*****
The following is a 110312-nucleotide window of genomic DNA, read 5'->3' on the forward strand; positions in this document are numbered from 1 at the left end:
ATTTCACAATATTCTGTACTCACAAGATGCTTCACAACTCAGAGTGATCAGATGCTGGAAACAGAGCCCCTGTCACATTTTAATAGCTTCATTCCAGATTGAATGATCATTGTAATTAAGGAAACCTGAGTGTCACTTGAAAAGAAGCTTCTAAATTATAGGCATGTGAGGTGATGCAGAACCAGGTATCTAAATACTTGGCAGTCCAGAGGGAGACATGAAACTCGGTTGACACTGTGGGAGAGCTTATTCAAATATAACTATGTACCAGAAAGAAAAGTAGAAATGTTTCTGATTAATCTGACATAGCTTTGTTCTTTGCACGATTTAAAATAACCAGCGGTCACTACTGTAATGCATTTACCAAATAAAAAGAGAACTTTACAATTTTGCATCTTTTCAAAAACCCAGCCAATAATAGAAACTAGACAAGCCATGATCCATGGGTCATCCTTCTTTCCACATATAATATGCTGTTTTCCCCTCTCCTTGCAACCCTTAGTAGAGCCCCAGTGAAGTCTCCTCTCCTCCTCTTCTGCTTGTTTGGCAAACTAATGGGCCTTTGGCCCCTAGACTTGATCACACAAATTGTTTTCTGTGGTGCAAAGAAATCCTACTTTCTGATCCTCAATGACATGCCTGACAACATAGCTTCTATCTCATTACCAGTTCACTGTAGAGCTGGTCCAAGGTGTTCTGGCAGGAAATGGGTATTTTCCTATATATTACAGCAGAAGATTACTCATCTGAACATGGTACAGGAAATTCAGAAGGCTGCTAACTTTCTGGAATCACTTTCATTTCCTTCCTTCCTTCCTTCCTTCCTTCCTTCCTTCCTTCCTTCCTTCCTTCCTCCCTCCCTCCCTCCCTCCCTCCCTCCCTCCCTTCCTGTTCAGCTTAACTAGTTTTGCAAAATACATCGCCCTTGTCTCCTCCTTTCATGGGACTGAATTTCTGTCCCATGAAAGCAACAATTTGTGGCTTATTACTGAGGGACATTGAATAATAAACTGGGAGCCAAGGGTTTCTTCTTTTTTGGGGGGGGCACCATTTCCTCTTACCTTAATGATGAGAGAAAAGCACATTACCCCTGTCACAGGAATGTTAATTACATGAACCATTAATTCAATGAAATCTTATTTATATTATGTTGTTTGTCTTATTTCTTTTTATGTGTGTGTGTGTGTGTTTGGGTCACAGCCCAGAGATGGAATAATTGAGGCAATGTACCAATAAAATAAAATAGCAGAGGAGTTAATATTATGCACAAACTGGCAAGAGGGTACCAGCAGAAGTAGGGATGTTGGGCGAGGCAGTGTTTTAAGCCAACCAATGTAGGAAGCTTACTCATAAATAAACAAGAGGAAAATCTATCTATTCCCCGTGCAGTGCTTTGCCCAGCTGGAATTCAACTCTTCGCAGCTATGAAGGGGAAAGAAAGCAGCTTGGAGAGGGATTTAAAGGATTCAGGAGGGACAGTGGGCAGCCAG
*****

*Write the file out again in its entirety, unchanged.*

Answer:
The following is a 110312-nucleotide window of genomic DNA, read 5'->3' on the forward strand; positions in this document are numbered from 1 at the left end:
ATTTCACAATATTCTGTACTCACAAGATGCTTCACAACTCAGAGTGATCAGATGCTGGAAACAGAGCCCCTGTCACATTTTAATAGCTTCATTCCAGATTGAATGATCATTGTAATTAAGGAAACCTGAGTGTCACTTGAAAAGAAGCTTCTAAATTATAGGCATGTGAGGTGATGCAGAACCAGGTATCTAAATACTTGGCAGTCCAGAGGGAGACATGAAACTCGGTTGACACTGTGGGAGAGCTTATTCAAATATAACTATGTACCAGAAAGAAAAGTAGAAATGTTTCTGATTAATCTGACATAGCTTTGTTCTTTGCACGATTTAAAATAACCAGCGGTCACTACTGTAATGCATTTACCAAATAAAAAGAGAACTTTACAATTTTGCATCTTTTCAAAAACCCAGCCAATAATAGAAACTAGACAAGCCATGATCCATGGGTCATCCTTCTTTCCACATATAATATGCTGTTTTCCCCTCTCCTTGCAACCCTTAGTAGAGCCCCAGTGAAGTCTCCTCTCCTCCTCTTCTGCTTGTTTGGCAAACTAATGGGCCTTTGGCCCCTAGACTTGATCACACAAATTGTTTTCTGTGGTGCAAAGAAATCCTACTTTCTGATCCTCAATGACATGCCTGACAACATAGCTTCTATCTCATTACCAGTTCACTGTAGAGCTGGTCCAAGGTGTTCTGGCAGGAAATGGGTATTTTCCTATATATTACAGCAGAAGATTACTCATCTGAACATGGTACAGGAAATTCAGAAGGCTGCTAACTTTCTGGAATCACTTTCATTTCCTTCCTTCCTTCCTTCCTTCCTTCCTTCCTTCCTTCCTTCCTTCCTTCCTCCCTCCCTCCCTCCCTCCCTCCCTCCCTCCCTTCCTGTTCAGCTTAACTAGTTTTGCAAAATACATCGCCCTTGTCTCCTCCTTTCATGGGACTGAATTTCTGTCCCATGAAAGCAACAATTTGTGGCTTATTACTGAGGGACATTGAATAATAAACTGGGAGCCAAGGGTTTCTTCTTTTTTGGGGGGGGCACCATTTCCTCTTACCTTAATGATGAGAGAAAAGCACATTACCCCTGTCACAGGAATGTTAATTACATGAACCATTAATTCAATGAAATCTTATTTATATTATGTTGTTTGTCTTATTTCTTTTTATGTGTGTGTGTGTGTGTTTGGGTCACAGCCCAGAGATGGAATAATTGAGGCAATGTACCAATAAAATAAAATAGCAGAGGAGTTAATATTATGCACAAACTGGCAAGAGGGTACCAGCAGAAGTAGGGATGTTGGGCGAGGCAGTGTTTTAAGCCAACCAATGTAGGAAGCTTACTCATAAATAAACAAGAGGAAAATCTATCTATTCCCCGTGCAGTGCTTTGCCCAGCTGGAATTCAACTCTTCGCAGCTATGAAGGGGAAAGAAAGCAGCTTGGAGAGGGATTTAAAGGATTCAGGAGGGACAGTGGGCAGCCAG